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Haiti Earthquake Disastrous for Already Dire Health Conditions


An earthquake can be disastrous to any country, but for Haiti, where 80 percent of the population lives below the poverty line and health conditions are among some of the worst in the world, the natural disaster will likely bring unimaginable problems.

Haiti is the poorest country in the Western Hemisphere, and according to USAID, an independent federal government agency that extends assistance to countries recovering from disaster, Haiti has the highest per capita tuberculosis (TB) burden in the Caribbean and Latin American region. Tuberculosis is second only to HIV/AIDS as the country’s greatest infectious cause of mortality. Diarrhea, malaria, and respiratory diseases are also other main causes of death. Haiti also has the highest rates of infant, under-five, and maternal mortality in the Western hemisphere, according to UNICEF.

High rates of disease associated with intestinal worms, such as ascaris, trichuris, and hookworm, also plague Haiti. These worms cause anemia, stunted growth, malnutrition, and impaired physical and cognitive development. The dire state of the water and sanitation infrastructure in Haiti are a main cause of these diseases, which prompted a recent effort to tackle these problems using grants by Spain and the Inter-American Development Bank, according to a news release from the latter in October 2009.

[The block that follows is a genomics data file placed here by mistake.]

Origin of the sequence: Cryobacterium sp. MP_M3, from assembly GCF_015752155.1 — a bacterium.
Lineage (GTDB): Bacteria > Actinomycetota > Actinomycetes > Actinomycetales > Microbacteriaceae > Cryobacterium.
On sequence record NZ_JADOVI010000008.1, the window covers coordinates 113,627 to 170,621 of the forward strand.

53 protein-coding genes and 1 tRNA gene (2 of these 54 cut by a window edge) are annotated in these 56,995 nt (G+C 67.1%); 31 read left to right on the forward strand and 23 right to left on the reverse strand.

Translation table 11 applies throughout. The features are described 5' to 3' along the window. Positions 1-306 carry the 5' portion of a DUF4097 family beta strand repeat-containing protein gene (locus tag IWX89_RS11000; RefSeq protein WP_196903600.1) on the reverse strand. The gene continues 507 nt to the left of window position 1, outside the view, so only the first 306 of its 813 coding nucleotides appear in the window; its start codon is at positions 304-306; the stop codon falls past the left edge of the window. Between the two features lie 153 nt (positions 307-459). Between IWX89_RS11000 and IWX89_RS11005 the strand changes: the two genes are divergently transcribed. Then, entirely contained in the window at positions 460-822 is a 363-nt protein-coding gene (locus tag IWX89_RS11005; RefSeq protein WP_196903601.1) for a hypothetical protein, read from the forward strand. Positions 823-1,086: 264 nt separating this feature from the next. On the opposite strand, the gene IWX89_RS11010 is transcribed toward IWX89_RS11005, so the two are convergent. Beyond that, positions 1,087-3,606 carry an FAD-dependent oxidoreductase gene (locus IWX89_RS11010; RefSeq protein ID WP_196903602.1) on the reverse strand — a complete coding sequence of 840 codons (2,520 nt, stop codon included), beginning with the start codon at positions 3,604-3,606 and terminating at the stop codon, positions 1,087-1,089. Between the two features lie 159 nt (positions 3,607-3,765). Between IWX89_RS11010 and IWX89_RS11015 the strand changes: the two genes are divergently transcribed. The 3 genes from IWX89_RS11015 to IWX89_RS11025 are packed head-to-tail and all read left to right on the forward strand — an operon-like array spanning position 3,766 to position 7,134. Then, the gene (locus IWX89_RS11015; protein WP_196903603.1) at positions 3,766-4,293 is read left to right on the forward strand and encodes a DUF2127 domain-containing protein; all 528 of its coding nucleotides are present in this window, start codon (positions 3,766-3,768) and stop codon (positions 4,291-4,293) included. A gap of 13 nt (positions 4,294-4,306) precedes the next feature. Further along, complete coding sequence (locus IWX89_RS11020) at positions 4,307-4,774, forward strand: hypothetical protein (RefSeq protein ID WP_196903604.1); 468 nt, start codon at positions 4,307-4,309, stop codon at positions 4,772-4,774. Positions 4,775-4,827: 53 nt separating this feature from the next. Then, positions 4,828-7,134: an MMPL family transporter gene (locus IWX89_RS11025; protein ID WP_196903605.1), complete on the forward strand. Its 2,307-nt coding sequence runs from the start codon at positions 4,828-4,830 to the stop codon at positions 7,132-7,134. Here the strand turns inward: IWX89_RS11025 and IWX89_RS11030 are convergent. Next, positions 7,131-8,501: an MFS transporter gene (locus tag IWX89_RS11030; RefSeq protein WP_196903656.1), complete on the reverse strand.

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The campaign had hoped to improve the status of both maternal and child health and survival through sustainable improvement in hygiene behaviors and sanitation projects. Intestinal worm infections are among the most common afflictions of the world’s poorest people, and Haiti fits the bill. The earthquake has put a whole new face and urgency to this project. In fact, with Haiti’s water supply destroyed and with earthquake survivors forced to crowd together with no sanitation system, any existing water could rapidly become contaminated, leading to a spread of water-borne diseases such as cholera and dysentery.

Before the earthquake, Haiti’s few hospitals and clinics were already stretched beyond capacity and provided poor care. Doctors Without Borders (also known as Medecins Sans Frontieres, or MSF), which offered free health care at three clinics in Port-au-Prince, the main site of the earthquake, said in a recent CNN article that basic health services in the city were nearly non-existent, the result of mismanagement, shortages of medical personnel and supplies, and strikes. Because the public health system has been in such disarray, patients often have nowhere else to turn but to the free clinics. The free clinics are also the only hope for most Haitians because the majority live in poverty and they cannot afford to pay the fees charged by the private health care sector.

According to the New York Times, Doctors Without Borders found two public hospitals in good condition following the earthquake. It is still uncertain how many other medical facilities are left standing or even if they are safe enough to occupy. Regardless of how many hospital or clinics still exist in Haiti, the truth is that the country’s dire health conditions have gone from bad to unimaginably worse. If there can be one bright spot in this whole situation, that might be that what arises from this earthquake disaster in the future will be a new, effective, and well-managed health care system and facilities that will be capable of addressing the needs of the Haitian people and show them the basics of good nutrition, sanitation, and health care for themselves and their families.

CNNHealth.com, April 13, 2009
Inter-America Development Bank, Oct. 23, 2009
New York Times, Jan. 13, 2010